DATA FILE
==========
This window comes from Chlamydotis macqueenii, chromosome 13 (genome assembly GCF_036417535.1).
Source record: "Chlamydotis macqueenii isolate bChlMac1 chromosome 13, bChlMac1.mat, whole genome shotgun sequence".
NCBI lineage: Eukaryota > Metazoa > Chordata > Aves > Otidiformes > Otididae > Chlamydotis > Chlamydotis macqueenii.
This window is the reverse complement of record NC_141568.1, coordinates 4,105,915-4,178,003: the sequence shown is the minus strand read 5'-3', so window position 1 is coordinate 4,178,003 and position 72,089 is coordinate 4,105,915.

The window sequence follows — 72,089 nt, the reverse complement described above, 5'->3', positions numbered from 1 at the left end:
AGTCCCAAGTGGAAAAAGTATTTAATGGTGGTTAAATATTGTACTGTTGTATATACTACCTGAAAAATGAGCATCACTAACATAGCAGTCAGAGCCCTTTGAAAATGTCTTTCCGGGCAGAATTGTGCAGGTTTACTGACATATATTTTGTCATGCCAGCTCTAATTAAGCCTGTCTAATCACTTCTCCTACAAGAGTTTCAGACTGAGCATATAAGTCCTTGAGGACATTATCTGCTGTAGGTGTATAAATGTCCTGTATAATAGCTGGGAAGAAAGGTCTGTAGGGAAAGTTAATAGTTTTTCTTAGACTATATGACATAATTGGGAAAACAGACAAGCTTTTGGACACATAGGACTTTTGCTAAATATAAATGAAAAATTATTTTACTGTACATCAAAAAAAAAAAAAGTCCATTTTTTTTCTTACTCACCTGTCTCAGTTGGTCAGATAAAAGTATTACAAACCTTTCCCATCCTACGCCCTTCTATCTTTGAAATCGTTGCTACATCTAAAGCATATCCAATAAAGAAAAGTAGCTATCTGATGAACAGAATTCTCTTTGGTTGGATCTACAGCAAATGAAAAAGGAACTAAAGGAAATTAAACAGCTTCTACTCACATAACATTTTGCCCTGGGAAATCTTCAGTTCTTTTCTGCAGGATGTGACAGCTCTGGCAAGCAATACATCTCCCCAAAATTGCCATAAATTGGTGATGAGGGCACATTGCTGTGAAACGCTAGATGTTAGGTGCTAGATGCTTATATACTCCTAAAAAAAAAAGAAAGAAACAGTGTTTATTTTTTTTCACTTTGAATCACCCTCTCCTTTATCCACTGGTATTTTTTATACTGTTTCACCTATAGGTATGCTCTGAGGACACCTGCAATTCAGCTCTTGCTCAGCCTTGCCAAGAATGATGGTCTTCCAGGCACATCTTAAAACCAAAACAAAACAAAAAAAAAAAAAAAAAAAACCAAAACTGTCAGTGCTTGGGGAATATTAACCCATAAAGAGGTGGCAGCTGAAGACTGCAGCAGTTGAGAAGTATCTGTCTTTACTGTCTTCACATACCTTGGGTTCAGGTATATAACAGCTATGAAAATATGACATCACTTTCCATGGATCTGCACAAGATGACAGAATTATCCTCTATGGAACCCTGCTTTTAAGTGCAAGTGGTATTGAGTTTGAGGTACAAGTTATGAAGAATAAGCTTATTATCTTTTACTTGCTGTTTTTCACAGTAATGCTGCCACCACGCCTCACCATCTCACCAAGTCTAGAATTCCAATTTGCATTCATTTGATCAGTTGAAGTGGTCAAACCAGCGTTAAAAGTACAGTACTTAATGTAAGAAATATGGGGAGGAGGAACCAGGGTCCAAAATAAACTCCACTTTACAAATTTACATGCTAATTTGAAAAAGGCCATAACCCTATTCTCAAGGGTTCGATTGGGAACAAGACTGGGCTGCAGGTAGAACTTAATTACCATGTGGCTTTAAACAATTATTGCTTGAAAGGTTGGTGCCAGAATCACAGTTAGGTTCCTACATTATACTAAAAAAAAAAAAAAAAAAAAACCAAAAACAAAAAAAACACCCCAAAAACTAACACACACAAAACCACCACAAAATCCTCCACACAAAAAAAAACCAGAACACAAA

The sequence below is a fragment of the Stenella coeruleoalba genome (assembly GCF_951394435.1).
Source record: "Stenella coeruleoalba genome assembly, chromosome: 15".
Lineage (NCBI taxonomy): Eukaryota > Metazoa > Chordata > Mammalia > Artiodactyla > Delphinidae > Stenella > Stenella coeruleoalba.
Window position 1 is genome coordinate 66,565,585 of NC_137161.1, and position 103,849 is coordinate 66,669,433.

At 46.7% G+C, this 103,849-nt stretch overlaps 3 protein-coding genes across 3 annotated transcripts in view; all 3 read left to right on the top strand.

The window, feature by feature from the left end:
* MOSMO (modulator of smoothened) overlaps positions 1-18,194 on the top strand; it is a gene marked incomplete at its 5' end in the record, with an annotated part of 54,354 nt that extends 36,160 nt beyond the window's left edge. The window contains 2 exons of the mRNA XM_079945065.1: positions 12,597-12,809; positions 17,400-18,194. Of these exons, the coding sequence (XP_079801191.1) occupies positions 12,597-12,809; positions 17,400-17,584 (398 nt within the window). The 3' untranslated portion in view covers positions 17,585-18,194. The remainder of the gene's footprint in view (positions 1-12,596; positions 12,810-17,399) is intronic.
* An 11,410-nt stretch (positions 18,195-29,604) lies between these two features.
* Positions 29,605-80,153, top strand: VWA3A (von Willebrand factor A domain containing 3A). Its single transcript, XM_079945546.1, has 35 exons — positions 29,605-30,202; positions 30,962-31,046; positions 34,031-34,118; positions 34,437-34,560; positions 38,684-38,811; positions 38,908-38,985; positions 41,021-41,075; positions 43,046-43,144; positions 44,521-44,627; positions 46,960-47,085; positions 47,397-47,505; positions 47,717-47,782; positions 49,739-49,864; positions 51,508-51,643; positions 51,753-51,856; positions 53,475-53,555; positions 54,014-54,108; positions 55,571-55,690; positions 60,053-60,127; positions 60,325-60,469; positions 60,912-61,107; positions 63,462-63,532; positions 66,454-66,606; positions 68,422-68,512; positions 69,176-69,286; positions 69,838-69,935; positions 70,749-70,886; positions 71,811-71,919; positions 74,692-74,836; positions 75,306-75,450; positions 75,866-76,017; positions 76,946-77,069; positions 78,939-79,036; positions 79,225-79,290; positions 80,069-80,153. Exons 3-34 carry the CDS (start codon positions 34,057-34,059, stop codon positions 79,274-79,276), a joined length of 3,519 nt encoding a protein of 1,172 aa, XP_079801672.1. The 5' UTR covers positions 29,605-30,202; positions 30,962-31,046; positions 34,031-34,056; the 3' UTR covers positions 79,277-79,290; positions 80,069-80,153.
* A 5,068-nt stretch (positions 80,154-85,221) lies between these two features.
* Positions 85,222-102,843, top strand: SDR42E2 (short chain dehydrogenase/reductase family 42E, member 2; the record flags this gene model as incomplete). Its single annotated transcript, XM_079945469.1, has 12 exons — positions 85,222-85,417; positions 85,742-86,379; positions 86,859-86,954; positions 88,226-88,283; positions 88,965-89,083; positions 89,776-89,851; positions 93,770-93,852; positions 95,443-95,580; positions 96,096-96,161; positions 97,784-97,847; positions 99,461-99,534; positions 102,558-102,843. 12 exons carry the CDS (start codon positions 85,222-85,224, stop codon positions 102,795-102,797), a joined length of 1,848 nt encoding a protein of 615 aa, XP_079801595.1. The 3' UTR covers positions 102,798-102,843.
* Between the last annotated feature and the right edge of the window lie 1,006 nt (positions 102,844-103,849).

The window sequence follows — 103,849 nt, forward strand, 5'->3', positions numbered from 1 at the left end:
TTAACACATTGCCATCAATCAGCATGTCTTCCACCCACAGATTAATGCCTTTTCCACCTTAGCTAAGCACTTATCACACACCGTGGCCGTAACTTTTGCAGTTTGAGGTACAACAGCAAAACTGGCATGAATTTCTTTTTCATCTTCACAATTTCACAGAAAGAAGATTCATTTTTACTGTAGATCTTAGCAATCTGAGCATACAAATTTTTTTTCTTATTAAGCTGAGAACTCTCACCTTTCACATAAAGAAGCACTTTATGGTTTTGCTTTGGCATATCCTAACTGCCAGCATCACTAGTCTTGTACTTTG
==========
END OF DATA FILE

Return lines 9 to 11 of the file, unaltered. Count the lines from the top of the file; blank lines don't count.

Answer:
Lineage (NCBI taxonomy): Eukaryota > Metazoa > Chordata > Mammalia > Artiodactyla > Delphinidae > Stenella > Stenella coeruleoalba.
Window position 1 is genome coordinate 66,565,585 of NC_137161.1, and position 103,849 is coordinate 66,669,433.

At 46.7% G+C, this 103,849-nt stretch overlaps 3 protein-coding genes across 3 annotated transcripts in view; all 3 read left to right on the top strand.